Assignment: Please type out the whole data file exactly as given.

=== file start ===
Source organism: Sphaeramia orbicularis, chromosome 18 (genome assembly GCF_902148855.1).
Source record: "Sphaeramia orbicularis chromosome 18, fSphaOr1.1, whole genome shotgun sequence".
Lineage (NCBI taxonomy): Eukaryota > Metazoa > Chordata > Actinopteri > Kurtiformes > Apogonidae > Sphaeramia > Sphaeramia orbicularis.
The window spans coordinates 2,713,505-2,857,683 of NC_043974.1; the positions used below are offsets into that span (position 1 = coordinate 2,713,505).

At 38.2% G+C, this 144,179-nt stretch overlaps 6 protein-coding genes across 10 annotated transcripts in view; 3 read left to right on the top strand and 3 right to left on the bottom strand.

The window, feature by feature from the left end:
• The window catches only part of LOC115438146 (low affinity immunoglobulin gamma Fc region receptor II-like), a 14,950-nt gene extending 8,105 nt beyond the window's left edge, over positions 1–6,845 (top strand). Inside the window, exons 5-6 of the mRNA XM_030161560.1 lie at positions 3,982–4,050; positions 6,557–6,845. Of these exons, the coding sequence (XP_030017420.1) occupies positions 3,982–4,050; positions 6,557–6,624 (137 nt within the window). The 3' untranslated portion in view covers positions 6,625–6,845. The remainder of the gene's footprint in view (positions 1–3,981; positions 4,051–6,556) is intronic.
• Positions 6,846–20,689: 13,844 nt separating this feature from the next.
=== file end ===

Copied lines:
Source organism: Sphaeramia orbicularis, chromosome 18 (genome assembly GCF_902148855.1).
Source record: "Sphaeramia orbicularis chromosome 18, fSphaOr1.1, whole genome shotgun sequence".
Lineage (NCBI taxonomy): Eukaryota > Metazoa > Chordata > Actinopteri > Kurtiformes > Apogonidae > Sphaeramia > Sphaeramia orbicularis.
The window spans coordinates 2,713,505-2,857,683 of NC_043974.1; the positions used below are offsets into that span (position 1 = coordinate 2,713,505).

At 38.2% G+C, this 144,179-nt stretch overlaps 6 protein-coding genes across 10 annotated transcripts in view; 3 read left to right on the top strand and 3 right to left on the bottom strand.

The window, feature by feature from the left end:
• The window catches only part of LOC115438146 (low affinity immunoglobulin gamma Fc region receptor II-like), a 14,950-nt gene extending 8,105 nt beyond the window's left edge, over positions 1–6,845 (top strand). Inside the window, exons 5-6 of the mRNA XM_030161560.1 lie at positions 3,982–4,050; positions 6,557–6,845. Of these exons, the coding sequence (XP_030017420.1) occupies positions 3,982–4,050; positions 6,557–6,624 (137 nt within the window). The 3' untranslated portion in view covers positions 6,625–6,845. The remainder of the gene's footprint in view (positions 1–3,981; positions 4,051–6,556) is intronic.
• Positions 6,846–20,689: 13,844 nt separating this feature from the next.